Chet and I will be meeting with both the new and the outgoing Managing Director of the Scrum Alliance. I asked for input on Twitter, and have received some. Here, some thoughts.
I am fortunate to know many participants in Agile, on the Scrum side and outside Scrum, including most of the leaders and decision makers. While we do not always agree, I am pretty sure that none of them are actually evil or intentionally deceiving the world. At the same time, there are some serious issues around Scrum and Agile certification, notably the CSM. Here are some diagrams describing some of the forces that are in play. Let’s take a look.
First let’s take a look at a simple diagram of the best aspects:
Above, we start with a simple look at the good aspects of Scrum’s CSM certification. This certification clearly induces people to move from untrained to trained: anyone who tries to sell a course without certification will see this.
Scrum teams generally get at least some improvement. (It is accepted by many of us that they do not get all the improvement they might. Yes. This is also true of my efforts in diet and exercise.)
As more people want to get the CSM certificate, training revenues rise, the number of trainers rises, the number of CSM-trained people rises, and more projects see some improvement. It is project improvement that enables the Scrum Alliance to “transform the world of work”.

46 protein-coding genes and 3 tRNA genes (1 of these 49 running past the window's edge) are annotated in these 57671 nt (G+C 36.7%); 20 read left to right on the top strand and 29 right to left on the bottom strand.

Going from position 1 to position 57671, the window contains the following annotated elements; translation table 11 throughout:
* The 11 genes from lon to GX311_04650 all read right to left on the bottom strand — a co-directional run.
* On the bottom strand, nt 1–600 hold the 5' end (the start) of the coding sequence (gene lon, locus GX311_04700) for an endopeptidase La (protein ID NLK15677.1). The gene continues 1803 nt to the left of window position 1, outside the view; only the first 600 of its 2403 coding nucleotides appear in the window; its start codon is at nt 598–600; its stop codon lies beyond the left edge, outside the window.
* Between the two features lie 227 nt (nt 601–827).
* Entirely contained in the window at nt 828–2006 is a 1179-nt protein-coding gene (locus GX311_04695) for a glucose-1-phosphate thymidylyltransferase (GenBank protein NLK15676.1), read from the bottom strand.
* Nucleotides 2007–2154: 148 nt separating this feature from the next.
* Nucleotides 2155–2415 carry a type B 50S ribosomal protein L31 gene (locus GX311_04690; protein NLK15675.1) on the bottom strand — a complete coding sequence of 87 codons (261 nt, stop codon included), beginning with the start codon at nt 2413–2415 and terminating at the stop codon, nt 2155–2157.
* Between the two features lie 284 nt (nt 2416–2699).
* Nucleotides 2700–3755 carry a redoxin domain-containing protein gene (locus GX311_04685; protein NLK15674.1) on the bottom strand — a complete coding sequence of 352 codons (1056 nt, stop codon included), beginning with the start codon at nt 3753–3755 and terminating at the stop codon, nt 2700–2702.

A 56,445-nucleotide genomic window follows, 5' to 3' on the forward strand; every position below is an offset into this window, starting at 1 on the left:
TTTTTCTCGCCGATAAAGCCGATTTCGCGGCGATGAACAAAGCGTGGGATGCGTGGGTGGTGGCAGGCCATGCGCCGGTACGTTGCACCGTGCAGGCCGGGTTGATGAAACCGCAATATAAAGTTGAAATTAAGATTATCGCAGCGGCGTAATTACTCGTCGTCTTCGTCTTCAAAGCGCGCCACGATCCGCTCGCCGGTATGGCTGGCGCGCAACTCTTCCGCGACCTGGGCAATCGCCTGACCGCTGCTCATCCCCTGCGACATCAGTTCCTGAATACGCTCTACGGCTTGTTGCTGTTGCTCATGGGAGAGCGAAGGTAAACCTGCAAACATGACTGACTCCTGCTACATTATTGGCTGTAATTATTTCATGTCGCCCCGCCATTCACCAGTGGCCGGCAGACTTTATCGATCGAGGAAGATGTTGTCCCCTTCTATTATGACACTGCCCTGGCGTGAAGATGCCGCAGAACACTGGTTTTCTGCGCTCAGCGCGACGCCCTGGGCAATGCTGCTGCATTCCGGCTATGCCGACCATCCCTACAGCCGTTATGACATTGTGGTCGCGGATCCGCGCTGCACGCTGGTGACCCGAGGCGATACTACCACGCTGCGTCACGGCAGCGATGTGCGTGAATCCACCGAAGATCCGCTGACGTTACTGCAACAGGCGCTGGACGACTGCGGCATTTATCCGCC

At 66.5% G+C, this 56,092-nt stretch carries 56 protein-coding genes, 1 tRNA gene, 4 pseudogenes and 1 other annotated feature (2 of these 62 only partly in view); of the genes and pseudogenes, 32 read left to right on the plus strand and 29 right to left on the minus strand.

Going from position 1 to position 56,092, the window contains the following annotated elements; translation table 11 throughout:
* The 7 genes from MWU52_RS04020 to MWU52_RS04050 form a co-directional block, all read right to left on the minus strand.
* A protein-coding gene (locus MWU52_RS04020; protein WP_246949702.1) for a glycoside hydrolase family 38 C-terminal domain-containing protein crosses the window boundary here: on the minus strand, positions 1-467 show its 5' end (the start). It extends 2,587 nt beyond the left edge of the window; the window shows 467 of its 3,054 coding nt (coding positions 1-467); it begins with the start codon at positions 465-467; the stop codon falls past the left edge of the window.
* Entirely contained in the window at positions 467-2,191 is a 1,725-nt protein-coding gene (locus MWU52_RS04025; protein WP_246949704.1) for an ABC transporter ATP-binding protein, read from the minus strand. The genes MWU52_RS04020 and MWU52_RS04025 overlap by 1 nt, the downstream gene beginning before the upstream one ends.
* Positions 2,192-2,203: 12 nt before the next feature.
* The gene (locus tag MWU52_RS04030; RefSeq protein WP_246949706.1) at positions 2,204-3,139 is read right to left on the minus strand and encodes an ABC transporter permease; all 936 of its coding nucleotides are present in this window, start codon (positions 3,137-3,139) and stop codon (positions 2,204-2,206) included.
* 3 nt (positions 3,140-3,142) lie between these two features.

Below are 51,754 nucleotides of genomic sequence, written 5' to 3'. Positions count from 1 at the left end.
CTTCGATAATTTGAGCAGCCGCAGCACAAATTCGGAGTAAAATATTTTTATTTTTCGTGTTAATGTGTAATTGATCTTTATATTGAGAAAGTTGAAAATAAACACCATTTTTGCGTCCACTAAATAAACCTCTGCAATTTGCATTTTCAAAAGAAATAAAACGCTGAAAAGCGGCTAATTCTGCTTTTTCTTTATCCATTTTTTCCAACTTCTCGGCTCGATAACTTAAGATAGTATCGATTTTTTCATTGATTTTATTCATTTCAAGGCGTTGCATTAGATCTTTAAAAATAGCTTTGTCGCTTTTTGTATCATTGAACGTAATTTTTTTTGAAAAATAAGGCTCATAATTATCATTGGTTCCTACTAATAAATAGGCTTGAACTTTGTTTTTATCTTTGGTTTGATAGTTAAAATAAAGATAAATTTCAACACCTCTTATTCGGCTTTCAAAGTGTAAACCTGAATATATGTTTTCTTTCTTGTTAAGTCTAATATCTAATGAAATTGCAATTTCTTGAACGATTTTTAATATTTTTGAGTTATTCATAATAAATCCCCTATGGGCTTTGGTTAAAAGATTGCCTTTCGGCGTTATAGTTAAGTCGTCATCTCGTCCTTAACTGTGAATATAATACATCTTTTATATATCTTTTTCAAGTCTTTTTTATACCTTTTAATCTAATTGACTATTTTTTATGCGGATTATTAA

I believe this is a fair picture of what happens around the CSM certificate. It is of course incomplete. Read on.
I note here that a strong force of independents in the market also improves projects, often quite substantially, and that therefore that strong force is important to the avowed goal of the Scrum Alliance, “transforming the world of work”. We’ll discuss the independents further, just below.
First, let’s look at some less positive issues:
In the picture above, the most important aspect is in the center. CSM-trained people are at best nearly adequate to improve projects. Let’s face it: they have two days of training! Nearly all of these people could just as well be described as “underqualified”, and underqualified people lead to troubled projects.
A very large proportion of Scrum projects are fairly described as troubled. This is bad, because where Scrum doesn’t work well, we don’t really transform the world.
Meanwhile, at least some managers are clearly misled about the value of the CSM. We see this in ads for people that require it. We see it when a CSP is refused an interview because he “is not a CSM”. We see it when we visit projects and find managers expecting everything to improve just because they have some CSMs on staff.
Misled managers lead to troubled projects, because they do not have reasonable expectations and they do not understand how to deal with issues in Agile projects. Troubled projects lead to a backlash against Scrum, and to more misled and unhappy managers.
This is a very pernicious loop: troubled projects lead to more troubled projects. They work directly against transforming the world in the way that we would like.
The weakness of the CSM “certification” works against all our goals, which is to help projects go better. Yes, the CSM works a bit toward that goal as well, but not nearly well enough.
But wait, there’s more. The CSM certification is strong in the market, arguably stronger than it deserves. This makes for inequitable competition with the offerings of people who can really help make things better as well. Look at the picture below.